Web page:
The family moved up to the community surrounding the Presidio La Bahía that was known as Goliad and opened a trading post. A third son, Benjamin, and a daughter, Mary Jane, were born at Goliad. Something happened to Benjamin when he was ten; some accounts say Indians carried him off, but no record of the incident survives. In 1833 John acquired a league (4,428 acres) of land from the Stephen F. Austin Colony on the east bank of the Lavaca River in present Lavaca County. The family continued operating the trading post at Goliad while John took workers with him to build a log cabin on their new property, dig a water well and protect the property with a moat around the cabin that was five feet wide and three feet deep. (The moat is never mentioned again in any of the accounts.) The family remained in Goliad and John continued to travel to their new land until his death, probably in early 1836.

After the fall of the Alamo on March 6, 1836, Margaret and her daughter Mary Jane fled in the Runaway Scrap with all the other families escaping Santa Anna’s advancing army. Upon their return, they found their property destroyed and set about rebuilding and replanting. The two oldest sons fought at San Jacinto on April 21 in the battle that won Texas independence from Mexico. The oldest son, John, Jr., returned home after the war and was killed by Indians. That same year, his brother William went to Matamoros to buy land where he was accused of being a spy and sent to prison where he died.

Margaret, a forty-nine-year-old widow, and her daughter Mary Jane were the only survivors, and when a young man, Colatinus Ballard, rode into Goliad to let Margaret and Mary Jane know that settlers were moving onto the property they owned up on the Lavaca River, the two left immediately for their cabin. Upon arriving they met two friendly Tonkawa Indians and their new white neighbors who told stories of constant Comanche attacks. Margaret called a meeting of the settlers and the Tonkawas who agreed that they must go to San Antonio to seek help from Texas Rangers to rid the land of the raiding Comanches. Margaret prepared food for the trip and issued instructions for the best route. Within two weeks the Rangers had cleared the Comanches from the area.

As more settlers arrived, Margaret stocked her cabin with supplies and began operating a trading post, bartering coffee, sugar, and other merchandise with the Tonkawas and her new neighbors in exchange for hides and pelts. She hauled the hides and pelts to nearby Gonzales to trade for corn, which she planted as a crop and began raising cattle and horses that carried her own brand.

One legend says that some Tonkawas came into her trading post asking for free merchandise (same say whiskey). When she refused, one of the Indians began to help himself, and Margaret hit the Indian on the head with a hatchet raising a large knot. When Chief Lolo came to investigate the incident, he was so impressed with Margaret’s independence that he named her “Brave Squaw” and made her an honorary member of the tribe.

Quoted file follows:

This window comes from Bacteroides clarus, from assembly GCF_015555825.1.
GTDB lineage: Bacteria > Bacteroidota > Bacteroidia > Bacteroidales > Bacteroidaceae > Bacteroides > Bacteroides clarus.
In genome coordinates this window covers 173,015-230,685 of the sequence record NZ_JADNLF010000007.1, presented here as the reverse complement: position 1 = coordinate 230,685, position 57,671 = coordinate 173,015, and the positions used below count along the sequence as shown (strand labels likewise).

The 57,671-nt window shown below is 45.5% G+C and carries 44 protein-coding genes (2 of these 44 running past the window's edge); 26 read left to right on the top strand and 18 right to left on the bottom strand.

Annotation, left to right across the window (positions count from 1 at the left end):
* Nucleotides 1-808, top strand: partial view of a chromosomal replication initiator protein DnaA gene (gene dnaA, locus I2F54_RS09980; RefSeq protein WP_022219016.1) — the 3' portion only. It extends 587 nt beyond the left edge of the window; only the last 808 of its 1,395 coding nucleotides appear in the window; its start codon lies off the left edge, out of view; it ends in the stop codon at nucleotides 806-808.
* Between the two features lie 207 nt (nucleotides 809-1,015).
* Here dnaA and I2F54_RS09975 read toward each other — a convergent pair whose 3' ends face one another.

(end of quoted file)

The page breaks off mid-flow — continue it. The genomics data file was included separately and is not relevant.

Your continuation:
Despite being a widow, Margaret never wore black, instead preferring brightly colored clothing. She also wore a chatelaine bag––a purse like affair––that hung by a chain from her waist. Gossips claimed that she carried powder in that bag, and it was not the kind that required a puff. Apparently, no one had the nerve to ask what was in the bag.

Margaret donated land in 1838 near her trading post for a town, which was named Hallettsville in her honor. She built a new house in the town and when the legislature of the Republic of Texas authorized a new county named La Baca (it later became Lavaca) Margaret opened her home for county and district court sessions. When the time came to select the county seat, the older town of Petersburg claimed the honor. Some stories claim that after two elections failed to secure Hallettsville as the county seat, Margaret Hallett sent an oxcart to Petersburg to retrieve the county records, and that settled the matter.

Although Mary Jane attended a private convent, Margaret gave the land in 1852 to establish the town’s first public school, and she helped organize the Alma Male and Female Institute. Mary Jane married Colatinus Ballard, the young man who had ridden all the way to Goliad to warn Margaret that settlers were moving onto her league of land. One story claims that Ballard, a native Virginian, was the first cousin of Mary Todd Lincoln.

Margaret Leatherbury Hallett died in 1863 at the age of seventy-six and was buried on her league. Her remains were later moved to City Memorial Park and a grave marker placed on the site that names her the founder of Hallettsville.

Marker for Margaret Hallett in City Memorial Park, Hallettsville.